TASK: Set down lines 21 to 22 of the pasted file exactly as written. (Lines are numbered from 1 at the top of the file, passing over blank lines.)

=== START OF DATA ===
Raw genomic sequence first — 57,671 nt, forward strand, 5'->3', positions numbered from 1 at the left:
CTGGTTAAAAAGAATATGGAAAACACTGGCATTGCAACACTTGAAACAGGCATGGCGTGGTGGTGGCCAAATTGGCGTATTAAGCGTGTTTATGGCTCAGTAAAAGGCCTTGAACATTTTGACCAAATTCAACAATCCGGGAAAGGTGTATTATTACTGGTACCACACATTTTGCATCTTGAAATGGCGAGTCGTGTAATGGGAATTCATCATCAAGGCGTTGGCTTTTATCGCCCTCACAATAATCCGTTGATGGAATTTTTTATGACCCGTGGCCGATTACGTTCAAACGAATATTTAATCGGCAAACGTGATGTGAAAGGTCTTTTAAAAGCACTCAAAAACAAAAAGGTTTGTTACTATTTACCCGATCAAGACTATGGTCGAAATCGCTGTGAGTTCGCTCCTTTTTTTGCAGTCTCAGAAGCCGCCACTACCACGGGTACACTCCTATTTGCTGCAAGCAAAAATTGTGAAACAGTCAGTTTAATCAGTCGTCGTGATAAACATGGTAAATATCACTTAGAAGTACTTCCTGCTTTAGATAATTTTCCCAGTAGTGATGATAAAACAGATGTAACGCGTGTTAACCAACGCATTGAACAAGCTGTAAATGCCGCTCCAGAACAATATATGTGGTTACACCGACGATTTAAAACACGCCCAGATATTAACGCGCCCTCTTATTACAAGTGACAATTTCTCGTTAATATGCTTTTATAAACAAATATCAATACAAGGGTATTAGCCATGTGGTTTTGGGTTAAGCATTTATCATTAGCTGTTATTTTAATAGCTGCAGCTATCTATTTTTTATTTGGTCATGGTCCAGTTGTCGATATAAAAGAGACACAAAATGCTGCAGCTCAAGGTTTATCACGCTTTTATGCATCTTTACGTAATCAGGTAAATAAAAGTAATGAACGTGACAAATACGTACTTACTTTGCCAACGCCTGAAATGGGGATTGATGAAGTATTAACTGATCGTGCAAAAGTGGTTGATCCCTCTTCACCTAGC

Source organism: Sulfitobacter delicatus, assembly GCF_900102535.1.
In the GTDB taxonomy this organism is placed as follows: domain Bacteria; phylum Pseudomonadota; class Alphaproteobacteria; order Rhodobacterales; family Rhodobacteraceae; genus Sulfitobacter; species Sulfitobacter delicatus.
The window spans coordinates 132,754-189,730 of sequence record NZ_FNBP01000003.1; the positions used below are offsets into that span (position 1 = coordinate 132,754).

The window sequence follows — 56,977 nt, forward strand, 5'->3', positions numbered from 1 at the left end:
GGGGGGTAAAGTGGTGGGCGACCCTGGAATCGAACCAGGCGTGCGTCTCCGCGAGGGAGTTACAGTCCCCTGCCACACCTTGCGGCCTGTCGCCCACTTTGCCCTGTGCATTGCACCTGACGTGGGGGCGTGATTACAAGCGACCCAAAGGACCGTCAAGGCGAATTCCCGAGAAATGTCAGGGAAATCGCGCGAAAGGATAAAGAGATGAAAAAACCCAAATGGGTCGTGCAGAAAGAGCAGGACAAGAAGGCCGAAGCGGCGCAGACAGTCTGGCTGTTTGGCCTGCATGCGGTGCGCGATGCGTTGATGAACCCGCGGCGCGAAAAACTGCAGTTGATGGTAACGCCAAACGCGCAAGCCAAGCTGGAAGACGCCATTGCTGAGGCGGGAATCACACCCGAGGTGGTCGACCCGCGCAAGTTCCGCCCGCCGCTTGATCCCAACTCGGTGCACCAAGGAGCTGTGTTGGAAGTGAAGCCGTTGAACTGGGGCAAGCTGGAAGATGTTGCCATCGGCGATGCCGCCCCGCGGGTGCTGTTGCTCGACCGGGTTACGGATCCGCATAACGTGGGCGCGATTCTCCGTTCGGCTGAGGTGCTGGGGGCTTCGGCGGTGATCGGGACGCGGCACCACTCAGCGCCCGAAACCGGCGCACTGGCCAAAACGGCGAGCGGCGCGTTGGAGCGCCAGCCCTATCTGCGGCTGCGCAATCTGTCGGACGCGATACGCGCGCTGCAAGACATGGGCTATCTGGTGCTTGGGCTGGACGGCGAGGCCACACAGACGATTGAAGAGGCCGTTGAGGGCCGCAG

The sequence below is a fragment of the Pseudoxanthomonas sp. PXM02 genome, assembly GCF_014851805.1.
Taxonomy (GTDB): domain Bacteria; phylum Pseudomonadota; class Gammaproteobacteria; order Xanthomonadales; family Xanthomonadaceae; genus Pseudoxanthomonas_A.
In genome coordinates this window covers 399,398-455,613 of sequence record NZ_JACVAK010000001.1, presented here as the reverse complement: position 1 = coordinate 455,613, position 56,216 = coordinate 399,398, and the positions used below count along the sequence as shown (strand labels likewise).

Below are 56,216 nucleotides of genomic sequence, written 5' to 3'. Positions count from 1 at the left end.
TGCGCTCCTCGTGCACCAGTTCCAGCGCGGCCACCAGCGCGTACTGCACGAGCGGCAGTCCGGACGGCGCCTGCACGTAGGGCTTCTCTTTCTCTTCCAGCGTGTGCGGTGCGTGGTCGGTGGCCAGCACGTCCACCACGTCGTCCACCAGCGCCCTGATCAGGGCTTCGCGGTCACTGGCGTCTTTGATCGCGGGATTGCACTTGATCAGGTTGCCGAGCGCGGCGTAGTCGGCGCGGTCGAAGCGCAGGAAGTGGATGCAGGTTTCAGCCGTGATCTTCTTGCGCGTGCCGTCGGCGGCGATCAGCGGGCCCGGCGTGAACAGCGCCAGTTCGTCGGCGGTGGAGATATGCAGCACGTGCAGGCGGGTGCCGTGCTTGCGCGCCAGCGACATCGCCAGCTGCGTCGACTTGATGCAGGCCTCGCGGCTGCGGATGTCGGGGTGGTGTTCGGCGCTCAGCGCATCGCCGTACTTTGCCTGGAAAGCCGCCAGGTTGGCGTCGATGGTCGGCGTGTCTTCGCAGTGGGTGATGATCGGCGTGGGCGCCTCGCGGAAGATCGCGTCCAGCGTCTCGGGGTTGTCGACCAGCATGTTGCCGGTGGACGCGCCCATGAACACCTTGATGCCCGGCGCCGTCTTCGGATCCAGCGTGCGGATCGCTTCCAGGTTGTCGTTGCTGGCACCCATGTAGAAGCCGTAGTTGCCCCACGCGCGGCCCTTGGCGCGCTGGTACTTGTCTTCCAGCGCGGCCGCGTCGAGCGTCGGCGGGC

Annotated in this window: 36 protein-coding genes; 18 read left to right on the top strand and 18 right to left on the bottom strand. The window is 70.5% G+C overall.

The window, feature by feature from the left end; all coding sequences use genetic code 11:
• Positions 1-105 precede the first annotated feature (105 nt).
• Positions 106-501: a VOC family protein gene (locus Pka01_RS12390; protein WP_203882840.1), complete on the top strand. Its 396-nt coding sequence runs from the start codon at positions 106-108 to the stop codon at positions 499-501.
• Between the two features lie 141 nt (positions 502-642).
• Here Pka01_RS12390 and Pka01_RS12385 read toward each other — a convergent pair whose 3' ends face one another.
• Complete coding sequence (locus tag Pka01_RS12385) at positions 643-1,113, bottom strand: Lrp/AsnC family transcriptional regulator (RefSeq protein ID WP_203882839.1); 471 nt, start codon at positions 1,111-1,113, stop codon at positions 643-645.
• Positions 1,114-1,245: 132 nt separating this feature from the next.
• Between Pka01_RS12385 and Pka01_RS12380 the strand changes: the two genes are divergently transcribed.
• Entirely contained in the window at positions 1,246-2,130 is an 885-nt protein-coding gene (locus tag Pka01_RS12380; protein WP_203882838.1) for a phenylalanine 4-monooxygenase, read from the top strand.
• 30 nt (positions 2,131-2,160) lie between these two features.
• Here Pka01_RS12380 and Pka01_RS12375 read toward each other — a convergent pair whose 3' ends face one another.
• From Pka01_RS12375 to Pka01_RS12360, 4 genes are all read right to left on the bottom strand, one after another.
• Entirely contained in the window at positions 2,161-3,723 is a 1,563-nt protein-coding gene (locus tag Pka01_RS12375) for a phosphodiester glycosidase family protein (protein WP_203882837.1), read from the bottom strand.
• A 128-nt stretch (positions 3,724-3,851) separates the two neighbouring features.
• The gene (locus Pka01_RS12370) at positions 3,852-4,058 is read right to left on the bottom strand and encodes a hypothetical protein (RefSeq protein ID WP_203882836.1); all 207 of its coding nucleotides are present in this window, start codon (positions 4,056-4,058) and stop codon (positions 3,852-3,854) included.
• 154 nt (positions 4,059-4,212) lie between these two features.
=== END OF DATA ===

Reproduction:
• Between Pka01_RS12385 and Pka01_RS12380 the strand changes: the two genes are divergently transcribed.
• Entirely contained in the window at positions 1,246-2,130 is an 885-nt protein-coding gene (locus tag Pka01_RS12380; protein WP_203882838.1) for a phenylalanine 4-monooxygenase, read from the top strand.